Churchill B. Mehard, 1902 (Brigadier General)

Churchill Mehard was born in Mercer, PA and attended public schools. He then enrolled in Haverford College, PA. He left Haverford in February 1898, he arrived at PMC. Known as “Baldy,” for the lack of hair on his head, it was clear that he wanted to earn military honors in the Corps of Cadets and pursue a law career. Although he earned an appointment to West Point, he remained at PMC and in his senior year was appointed First Captain.

After Commencement, Mehard began his study of law at the Pittsburgh Law School and was admitted to the Allegheny County bar in 1903. Yet, his military aspirations remained. He enlisted in the Pennsylvania National Guard and was commissioned a First Lieutenant in 1903. As World War I approached, Mehard was commissioned into the U.S. Army under the National Defense Act of 1916, and assigned as an instructor at Fort McPherson, GA. On August 15, 1917, he was assigned to the 321st Field Artillery, 157h Brigade, 82nd Division AEF as a Major. After completing School of Fire at Fort Sill, OK, Mehard remained as a senior instructor. In May of 1918, he was ordered to rejoin the 321st Field Artillery in France. He led his troops through the second Battle of the Marne the St. Mihiel offensive, and throughout the entire Meuse-Argonne operation. Despite being severely gassed at L’Esperance, he was twice cited for gallantry in action. After the Armistice, he returned to America, and appointed Colonel of the field artillery of the Pennsylvania National Guard. In 1923 he was promoted to Brigadier General and commander of the 53rd Field Artillery Brigade.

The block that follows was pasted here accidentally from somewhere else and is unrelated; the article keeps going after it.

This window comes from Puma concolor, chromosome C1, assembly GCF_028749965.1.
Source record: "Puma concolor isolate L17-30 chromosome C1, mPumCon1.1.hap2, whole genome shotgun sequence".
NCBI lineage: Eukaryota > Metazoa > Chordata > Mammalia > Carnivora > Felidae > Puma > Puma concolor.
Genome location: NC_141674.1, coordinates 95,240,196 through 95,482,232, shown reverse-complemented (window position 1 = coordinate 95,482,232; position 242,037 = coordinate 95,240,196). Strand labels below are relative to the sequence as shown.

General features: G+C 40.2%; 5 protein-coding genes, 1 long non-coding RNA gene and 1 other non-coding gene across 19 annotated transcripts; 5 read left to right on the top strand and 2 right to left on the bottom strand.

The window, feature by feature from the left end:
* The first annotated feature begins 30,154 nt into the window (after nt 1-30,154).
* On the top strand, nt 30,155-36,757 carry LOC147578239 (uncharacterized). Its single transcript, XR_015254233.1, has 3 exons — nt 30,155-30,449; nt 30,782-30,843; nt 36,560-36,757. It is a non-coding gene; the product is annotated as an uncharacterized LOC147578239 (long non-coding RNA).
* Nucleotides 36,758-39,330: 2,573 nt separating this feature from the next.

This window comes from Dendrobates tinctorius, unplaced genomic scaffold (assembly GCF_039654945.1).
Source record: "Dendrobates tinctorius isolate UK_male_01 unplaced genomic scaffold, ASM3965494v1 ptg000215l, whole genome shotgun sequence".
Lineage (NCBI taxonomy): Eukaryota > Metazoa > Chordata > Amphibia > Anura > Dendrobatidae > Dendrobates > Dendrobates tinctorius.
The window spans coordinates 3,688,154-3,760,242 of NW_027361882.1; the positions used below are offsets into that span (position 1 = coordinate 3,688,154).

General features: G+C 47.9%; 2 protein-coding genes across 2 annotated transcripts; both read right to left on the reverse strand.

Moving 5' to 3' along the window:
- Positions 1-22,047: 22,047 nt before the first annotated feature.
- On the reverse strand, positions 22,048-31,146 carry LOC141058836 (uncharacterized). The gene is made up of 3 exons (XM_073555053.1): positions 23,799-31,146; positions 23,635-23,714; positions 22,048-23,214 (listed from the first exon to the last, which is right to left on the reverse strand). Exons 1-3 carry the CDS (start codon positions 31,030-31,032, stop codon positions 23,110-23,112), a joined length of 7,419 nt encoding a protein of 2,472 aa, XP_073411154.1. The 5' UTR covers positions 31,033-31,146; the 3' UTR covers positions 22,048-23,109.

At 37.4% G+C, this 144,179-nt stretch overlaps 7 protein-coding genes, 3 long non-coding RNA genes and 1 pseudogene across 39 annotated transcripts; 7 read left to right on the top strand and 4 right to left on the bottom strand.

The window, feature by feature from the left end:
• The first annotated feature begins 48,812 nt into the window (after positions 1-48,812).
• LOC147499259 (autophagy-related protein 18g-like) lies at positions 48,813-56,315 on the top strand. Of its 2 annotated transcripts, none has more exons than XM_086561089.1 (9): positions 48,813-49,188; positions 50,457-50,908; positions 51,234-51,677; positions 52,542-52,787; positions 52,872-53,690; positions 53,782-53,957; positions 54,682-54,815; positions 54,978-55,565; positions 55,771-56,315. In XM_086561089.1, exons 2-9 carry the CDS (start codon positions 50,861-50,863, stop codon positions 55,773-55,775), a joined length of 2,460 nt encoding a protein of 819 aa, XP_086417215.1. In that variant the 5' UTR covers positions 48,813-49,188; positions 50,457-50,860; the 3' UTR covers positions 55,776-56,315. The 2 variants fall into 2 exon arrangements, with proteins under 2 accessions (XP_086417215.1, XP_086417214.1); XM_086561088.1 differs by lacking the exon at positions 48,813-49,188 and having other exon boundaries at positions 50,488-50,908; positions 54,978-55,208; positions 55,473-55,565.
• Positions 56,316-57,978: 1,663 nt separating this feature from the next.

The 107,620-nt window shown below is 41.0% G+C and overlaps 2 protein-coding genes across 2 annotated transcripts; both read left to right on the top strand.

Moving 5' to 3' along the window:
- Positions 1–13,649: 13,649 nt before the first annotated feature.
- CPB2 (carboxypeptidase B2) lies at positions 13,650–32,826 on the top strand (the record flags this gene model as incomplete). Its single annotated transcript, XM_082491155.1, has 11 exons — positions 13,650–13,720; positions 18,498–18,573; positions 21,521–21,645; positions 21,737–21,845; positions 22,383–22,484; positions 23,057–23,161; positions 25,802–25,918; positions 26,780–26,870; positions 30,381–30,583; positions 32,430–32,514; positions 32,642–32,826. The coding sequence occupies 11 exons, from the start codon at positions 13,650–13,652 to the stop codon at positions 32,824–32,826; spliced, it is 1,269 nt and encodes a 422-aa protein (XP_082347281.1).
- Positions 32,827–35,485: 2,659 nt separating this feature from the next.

Upon his return from France, Mehard resumed his law practice with his father, Judge Samuel Mehard. After his father’s death, Mehard reportedly became a “hard-drinking socialite” who was happy to be named the city solicitor of Pittsburgh. In 1939, he was found guilty in the City Hall consent verdict scandal (involving accusations of bribery) along with several other attorneys. Mehard successfully pleaded for mitigation of his sentence on grounds of his failing health. He moved to Arizona and died in September, 1943.